|Men With Baseline Smoking Data (N = 28,236)||Men With Continuing Smoking Data (N = 5,785)|
|N (Alive/Died)||HR⁎ (95% CI)||N (Alive/Died)||HR⁎ (95% CI)|
|Nonsmoker||9,419/8,564||1.00 (ref)||2,782/734||1.00 (ref)|
|Cigarette smoker||5,113/5,140||1.30 (1.26–1.35)||1,767/502||1.36 (1.21–1.52)|
|Continuing nonsmoker||2,782/734||1.00 (ref)|
|Continuing smoker||190/63||2.11 (1.63–2.74)|
|Quit during follow-up||1,577/439||1.29 (1.15–1.46)|
|Cigarette smoker||8,287/1,966||1.20 (1.14–1.27)|
|Cigarette smoker||9,562/691||1.91 (1.72–2.12)|
|Cigarette smoker||9,617/636||1.10 (1.00–1.21)|
CI = confidence interval; CVD = cardiovascular disease; HR = hazard ratio.
↵⁎ Adjusted for age at baseline examination and year of baseline examination; additional adjustments for height, body mass index, blood pressure, exercise, alcohol at baseline, and socioeconomic status in 1988 had little impact on these associations.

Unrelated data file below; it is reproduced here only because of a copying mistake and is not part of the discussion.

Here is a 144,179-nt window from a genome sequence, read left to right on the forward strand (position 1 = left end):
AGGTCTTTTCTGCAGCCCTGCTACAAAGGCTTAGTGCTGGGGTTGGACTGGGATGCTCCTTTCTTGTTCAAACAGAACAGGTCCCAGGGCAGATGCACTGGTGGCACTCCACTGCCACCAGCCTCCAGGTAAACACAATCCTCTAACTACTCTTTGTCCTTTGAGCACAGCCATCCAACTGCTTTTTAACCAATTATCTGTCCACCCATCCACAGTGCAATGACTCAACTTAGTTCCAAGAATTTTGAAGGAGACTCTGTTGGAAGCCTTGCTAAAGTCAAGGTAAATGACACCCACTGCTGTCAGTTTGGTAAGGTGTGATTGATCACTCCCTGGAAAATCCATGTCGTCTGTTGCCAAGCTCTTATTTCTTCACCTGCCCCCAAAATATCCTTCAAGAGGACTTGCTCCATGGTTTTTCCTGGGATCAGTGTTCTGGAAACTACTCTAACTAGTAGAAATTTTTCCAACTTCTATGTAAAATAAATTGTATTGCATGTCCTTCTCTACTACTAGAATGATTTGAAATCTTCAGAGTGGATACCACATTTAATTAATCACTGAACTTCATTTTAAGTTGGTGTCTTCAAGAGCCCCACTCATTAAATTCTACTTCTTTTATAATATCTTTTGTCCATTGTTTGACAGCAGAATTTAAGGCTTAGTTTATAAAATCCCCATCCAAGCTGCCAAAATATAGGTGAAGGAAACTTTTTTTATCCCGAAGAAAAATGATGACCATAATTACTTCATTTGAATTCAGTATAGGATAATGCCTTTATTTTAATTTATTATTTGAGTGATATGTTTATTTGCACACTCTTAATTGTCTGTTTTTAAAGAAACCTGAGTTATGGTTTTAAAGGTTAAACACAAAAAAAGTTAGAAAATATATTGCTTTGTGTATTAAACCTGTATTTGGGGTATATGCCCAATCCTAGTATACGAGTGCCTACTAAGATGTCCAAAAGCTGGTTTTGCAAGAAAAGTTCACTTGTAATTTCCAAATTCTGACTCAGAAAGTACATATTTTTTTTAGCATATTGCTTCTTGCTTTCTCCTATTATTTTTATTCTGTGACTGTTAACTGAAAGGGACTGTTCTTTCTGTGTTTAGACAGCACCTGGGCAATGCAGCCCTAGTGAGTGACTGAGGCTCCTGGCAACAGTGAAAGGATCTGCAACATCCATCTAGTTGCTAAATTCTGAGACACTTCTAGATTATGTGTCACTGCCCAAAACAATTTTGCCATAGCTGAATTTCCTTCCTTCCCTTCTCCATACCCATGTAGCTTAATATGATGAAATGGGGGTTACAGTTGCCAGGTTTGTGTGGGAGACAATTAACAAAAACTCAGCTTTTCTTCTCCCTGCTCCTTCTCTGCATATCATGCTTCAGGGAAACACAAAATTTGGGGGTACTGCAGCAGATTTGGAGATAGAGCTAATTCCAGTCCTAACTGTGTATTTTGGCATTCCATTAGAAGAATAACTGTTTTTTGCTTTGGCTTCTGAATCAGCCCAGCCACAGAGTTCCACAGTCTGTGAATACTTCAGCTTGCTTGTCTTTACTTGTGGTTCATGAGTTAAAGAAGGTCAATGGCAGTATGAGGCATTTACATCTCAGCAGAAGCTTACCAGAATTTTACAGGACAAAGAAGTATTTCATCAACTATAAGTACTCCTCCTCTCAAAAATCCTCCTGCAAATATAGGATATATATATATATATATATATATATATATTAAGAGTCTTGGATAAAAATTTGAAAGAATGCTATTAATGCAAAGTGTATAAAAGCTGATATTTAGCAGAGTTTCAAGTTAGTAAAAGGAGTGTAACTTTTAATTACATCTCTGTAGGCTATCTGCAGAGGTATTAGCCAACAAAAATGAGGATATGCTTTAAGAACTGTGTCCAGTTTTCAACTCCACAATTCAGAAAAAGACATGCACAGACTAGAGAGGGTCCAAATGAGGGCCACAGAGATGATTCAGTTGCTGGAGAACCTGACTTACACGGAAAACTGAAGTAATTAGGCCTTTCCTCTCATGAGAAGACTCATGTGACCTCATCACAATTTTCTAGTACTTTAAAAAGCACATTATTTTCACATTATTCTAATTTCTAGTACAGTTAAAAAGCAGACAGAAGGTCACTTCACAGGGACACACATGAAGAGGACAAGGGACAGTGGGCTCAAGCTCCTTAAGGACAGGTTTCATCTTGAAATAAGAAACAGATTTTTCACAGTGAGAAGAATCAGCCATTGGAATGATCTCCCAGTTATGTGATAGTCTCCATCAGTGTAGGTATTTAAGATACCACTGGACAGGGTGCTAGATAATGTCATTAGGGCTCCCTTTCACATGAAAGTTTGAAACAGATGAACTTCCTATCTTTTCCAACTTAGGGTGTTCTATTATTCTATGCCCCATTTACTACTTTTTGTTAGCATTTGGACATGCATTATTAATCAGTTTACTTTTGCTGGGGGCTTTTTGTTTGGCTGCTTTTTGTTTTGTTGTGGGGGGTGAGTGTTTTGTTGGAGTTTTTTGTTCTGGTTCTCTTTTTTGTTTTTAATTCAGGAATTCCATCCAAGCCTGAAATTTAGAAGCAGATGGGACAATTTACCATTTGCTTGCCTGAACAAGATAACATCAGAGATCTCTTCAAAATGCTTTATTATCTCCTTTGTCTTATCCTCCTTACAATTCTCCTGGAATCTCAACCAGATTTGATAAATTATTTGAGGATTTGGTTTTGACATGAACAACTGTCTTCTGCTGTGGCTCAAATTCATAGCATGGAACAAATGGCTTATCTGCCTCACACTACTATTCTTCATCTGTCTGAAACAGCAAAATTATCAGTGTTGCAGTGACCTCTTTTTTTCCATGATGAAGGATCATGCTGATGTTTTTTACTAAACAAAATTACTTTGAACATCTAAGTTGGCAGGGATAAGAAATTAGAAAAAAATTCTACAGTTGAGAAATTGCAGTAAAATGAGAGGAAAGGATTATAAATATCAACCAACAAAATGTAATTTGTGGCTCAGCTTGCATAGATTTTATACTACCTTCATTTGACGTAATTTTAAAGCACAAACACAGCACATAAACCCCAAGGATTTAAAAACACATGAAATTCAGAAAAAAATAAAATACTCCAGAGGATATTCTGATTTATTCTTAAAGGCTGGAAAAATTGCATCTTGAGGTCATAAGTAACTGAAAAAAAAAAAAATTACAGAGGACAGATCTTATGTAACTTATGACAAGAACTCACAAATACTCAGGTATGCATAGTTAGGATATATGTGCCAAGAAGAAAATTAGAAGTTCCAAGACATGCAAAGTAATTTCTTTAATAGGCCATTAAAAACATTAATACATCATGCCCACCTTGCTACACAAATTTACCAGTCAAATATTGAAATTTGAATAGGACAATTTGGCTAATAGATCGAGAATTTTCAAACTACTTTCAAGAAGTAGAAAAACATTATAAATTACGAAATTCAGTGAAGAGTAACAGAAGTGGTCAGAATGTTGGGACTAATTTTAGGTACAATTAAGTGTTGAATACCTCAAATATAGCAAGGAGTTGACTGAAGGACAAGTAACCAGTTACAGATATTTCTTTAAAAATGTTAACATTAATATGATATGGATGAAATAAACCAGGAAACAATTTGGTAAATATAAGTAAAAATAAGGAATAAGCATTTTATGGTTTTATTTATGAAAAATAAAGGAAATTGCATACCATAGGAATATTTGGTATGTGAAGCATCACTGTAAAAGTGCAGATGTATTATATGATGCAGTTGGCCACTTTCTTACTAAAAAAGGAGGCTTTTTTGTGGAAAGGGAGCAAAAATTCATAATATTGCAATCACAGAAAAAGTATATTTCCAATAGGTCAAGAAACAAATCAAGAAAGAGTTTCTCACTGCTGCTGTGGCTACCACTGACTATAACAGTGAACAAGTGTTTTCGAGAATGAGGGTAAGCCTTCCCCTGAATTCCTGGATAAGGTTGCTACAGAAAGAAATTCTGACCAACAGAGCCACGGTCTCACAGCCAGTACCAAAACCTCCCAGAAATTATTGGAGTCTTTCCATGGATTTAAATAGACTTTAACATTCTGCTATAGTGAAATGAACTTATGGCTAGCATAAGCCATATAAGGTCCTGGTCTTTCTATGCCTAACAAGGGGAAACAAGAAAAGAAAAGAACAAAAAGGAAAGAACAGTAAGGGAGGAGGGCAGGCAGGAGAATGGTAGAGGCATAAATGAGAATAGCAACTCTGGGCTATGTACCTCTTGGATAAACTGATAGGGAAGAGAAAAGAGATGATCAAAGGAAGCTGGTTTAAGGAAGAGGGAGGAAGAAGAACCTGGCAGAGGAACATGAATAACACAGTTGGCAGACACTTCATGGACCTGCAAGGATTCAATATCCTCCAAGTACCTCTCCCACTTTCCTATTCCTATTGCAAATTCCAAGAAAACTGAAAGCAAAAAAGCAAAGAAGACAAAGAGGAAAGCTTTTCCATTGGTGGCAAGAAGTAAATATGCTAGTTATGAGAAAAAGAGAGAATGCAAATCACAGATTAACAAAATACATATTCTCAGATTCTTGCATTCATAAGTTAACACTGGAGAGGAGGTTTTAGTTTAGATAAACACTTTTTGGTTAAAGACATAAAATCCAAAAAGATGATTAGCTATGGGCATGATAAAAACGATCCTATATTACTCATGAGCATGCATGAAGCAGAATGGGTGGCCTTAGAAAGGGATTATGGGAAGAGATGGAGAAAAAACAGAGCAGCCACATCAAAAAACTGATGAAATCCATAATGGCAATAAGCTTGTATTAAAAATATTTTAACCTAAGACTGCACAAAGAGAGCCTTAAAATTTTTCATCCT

↵† Based on smoking at: 1) baseline, 2) 1962/1966, 3) 1977, and 4) 1988.
↵‡ There were too few deaths to explore associations with continuing smoking habits for this cause.
↵§ Cancers considered to be related to smoking were lung, oral cavity, nasopharynx, oropharynx, hypopharynx, nasal cavity and paranasal sinuses, larynx, esophagus, stomach, pancreas, liver, kidney (body and pelvis), ureter, urinary bladder, uterine cervix, and myeloid leukemia; all other cancers were considered not to be related to smoking.